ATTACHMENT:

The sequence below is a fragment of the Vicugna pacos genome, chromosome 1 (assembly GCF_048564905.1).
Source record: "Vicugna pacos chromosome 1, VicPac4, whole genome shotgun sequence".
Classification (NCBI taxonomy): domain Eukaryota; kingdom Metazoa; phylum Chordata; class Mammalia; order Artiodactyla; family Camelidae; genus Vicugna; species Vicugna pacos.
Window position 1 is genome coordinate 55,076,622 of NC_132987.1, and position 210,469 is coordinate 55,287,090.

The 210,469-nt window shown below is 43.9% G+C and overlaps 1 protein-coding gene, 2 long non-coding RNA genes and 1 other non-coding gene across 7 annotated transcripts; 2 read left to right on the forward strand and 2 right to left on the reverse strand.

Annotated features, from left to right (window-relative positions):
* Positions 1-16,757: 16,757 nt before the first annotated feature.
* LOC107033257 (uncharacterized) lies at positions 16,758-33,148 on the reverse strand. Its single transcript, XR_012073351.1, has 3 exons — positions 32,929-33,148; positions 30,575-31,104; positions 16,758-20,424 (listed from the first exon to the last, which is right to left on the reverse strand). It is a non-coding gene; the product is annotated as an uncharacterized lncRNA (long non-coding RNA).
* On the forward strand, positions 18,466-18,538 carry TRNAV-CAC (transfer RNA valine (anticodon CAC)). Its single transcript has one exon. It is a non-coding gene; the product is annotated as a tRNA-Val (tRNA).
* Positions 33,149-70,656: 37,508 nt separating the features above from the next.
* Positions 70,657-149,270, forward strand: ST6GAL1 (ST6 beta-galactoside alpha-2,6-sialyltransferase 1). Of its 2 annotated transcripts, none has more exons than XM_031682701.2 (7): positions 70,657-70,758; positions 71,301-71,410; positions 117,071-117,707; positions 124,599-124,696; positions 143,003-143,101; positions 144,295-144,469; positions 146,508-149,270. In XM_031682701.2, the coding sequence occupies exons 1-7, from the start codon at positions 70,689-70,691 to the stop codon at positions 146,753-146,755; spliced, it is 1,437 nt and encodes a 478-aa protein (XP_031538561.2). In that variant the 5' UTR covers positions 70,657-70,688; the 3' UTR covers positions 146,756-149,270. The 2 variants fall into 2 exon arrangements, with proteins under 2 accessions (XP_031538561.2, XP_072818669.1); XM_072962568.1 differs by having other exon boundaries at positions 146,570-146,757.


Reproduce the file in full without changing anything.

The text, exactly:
The sequence below is a fragment of the Vicugna pacos genome, chromosome 1 (assembly GCF_048564905.1).
Source record: "Vicugna pacos chromosome 1, VicPac4, whole genome shotgun sequence".
Classification (NCBI taxonomy): domain Eukaryota; kingdom Metazoa; phylum Chordata; class Mammalia; order Artiodactyla; family Camelidae; genus Vicugna; species Vicugna pacos.
Window position 1 is genome coordinate 55,076,622 of NC_132987.1, and position 210,469 is coordinate 55,287,090.

The 210,469-nt window shown below is 43.9% G+C and overlaps 1 protein-coding gene, 2 long non-coding RNA genes and 1 other non-coding gene across 7 annotated transcripts; 2 read left to right on the forward strand and 2 right to left on the reverse strand.

Annotated features, from left to right (window-relative positions):
* Positions 1-16,757: 16,757 nt before the first annotated feature.
* LOC107033257 (uncharacterized) lies at positions 16,758-33,148 on the reverse strand. Its single transcript, XR_012073351.1, has 3 exons — positions 32,929-33,148; positions 30,575-31,104; positions 16,758-20,424 (listed from the first exon to the last, which is right to left on the reverse strand). It is a non-coding gene; the product is annotated as an uncharacterized lncRNA (long non-coding RNA).
* On the forward strand, positions 18,466-18,538 carry TRNAV-CAC (transfer RNA valine (anticodon CAC)). Its single transcript has one exon. It is a non-coding gene; the product is annotated as a tRNA-Val (tRNA).
* Positions 33,149-70,656: 37,508 nt separating the features above from the next.
* Positions 70,657-149,270, forward strand: ST6GAL1 (ST6 beta-galactoside alpha-2,6-sialyltransferase 1). Of its 2 annotated transcripts, none has more exons than XM_031682701.2 (7): positions 70,657-70,758; positions 71,301-71,410; positions 117,071-117,707; positions 124,599-124,696; positions 143,003-143,101; positions 144,295-144,469; positions 146,508-149,270. In XM_031682701.2, the coding sequence occupies exons 1-7, from the start codon at positions 70,689-70,691 to the stop codon at positions 146,753-146,755; spliced, it is 1,437 nt and encodes a 478-aa protein (XP_031538561.2). In that variant the 5' UTR covers positions 70,657-70,688; the 3' UTR covers positions 146,756-149,270. The 2 variants fall into 2 exon arrangements, with proteins under 2 accessions (XP_031538561.2, XP_072818669.1); XM_072962568.1 differs by having other exon boundaries at positions 146,570-146,757.